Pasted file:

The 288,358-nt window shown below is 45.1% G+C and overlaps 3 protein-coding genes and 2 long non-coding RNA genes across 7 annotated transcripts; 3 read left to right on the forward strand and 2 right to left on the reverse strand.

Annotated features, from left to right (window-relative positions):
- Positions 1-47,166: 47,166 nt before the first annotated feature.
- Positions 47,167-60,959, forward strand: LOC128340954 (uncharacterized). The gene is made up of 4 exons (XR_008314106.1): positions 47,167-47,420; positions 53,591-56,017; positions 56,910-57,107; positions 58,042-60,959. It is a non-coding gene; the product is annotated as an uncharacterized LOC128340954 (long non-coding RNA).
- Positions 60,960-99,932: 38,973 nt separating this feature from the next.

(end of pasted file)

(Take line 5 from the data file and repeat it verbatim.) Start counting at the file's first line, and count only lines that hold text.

- Positions 60,960-99,932: 38,973 nt separating this feature from the next.